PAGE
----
Project Gutenberg.

An ebook reader propped against a stack of books.

Is there anything more heartwarming than a kid who wants a better life finding that life in a library? Some kid whose parents both had to work second-shift, so he cracked open books to learn the things that his parents couldn’t, wouldn’t, or didn’t teach him. How many children found a sledgehammer and demolished the dam their zealous parents put between them and the world at a library? Just me? I think not.

Fewer than 10% of Americans go to the library weekly. Nearly 60% rarely or never go. As important as libraries are, there are lot of people who aren’t making it the library regularly. Fortunately, there are resources that just didn’t exist when I was a kid. One of the most important of these resources is the public domain ebook provider, Project Gutenberg.

Project Gutenberg can never replace a library. Only public domain books are available for starters. But no library can replace Project Gutenberg either. You don’t need to travel to a specific building or have a laminated plastic key to get in. You don’t need a specialized device or app to check out an ebook, and no digital gremlin will steal away your access away after a time limit is up.

Project Gutenberg is just an idea. That idea is brought to life by by the hard work of volunteers who believe in it. Fifty new books hit the digital shelves at Project Gutenberg every day, and a decentralized team of volunteers makes it happen. Do you owe a debt to the freely available knowledge that you had access to? Give back. There are a few great ways to get involved with Project Gutenberg.

Ways to get involved

You don’t have to have a lot of time or a lot of money to help. A few pages per day or a few bucks here and there can make a big difference.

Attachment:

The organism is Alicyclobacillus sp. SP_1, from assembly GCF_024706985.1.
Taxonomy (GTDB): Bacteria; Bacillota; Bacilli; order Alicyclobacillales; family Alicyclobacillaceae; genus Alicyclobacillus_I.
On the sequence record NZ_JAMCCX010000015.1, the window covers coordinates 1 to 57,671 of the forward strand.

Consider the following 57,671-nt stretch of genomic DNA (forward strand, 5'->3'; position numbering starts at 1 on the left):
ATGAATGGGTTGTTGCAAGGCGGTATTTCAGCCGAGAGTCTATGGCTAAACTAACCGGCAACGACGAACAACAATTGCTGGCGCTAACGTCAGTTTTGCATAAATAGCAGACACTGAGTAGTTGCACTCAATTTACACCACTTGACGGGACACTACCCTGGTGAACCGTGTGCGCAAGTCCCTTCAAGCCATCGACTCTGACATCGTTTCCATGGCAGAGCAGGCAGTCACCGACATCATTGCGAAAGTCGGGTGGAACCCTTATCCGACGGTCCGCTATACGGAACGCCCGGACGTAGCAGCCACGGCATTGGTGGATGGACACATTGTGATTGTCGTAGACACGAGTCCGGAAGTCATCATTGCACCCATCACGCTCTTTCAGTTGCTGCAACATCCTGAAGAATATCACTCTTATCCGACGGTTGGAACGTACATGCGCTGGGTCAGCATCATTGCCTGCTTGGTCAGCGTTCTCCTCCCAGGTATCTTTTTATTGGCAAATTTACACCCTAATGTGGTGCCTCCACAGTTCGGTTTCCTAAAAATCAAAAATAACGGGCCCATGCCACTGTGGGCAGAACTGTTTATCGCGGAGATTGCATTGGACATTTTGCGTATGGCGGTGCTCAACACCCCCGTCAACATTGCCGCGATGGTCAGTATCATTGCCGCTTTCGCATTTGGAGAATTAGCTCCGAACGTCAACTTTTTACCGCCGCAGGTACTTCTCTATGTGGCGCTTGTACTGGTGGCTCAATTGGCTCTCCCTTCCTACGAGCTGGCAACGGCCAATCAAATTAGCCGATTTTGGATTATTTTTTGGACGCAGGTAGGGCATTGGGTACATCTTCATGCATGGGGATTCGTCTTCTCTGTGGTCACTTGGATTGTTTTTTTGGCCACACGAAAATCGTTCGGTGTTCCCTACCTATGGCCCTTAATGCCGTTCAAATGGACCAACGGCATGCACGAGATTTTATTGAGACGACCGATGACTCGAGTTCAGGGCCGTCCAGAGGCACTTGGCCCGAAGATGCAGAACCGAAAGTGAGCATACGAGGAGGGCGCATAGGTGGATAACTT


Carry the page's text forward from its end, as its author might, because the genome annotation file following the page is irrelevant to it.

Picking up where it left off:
Have an eye for detail? Become a proofreader. Proofreaders carefully go over scans one page at a time and look for mistakes and inconsistencies. You don’t already have to be a pro; they have a complete training program complete with mentorship for your first project. You don’t have to memorize all the rules. They have easy-to-use documentation.

Smooth Reading

Smooth readers read the book from start to finish after it’s proofread and formatted. Writers from Alan Moore to Lee Child recommend reading widely and even randomly from time to time. Smooth readers get to read interesting books they might never find otherwise. If a smooth reader spot any errors left over from proofing or formatting, they report it so that it can be fixed before the title goes live. For all the details, check out the Smooth Reading wiki page.

Whether or not you volunteer, there’s another easy way to help the books keep flowing to Project Gutenberg: funding. They have an entire wiki page with all the ways to donate. Even with a volunteer workforce, there is infrastructure to maintain. Without that infrastructure, the whole system breaks down. Consider donating today.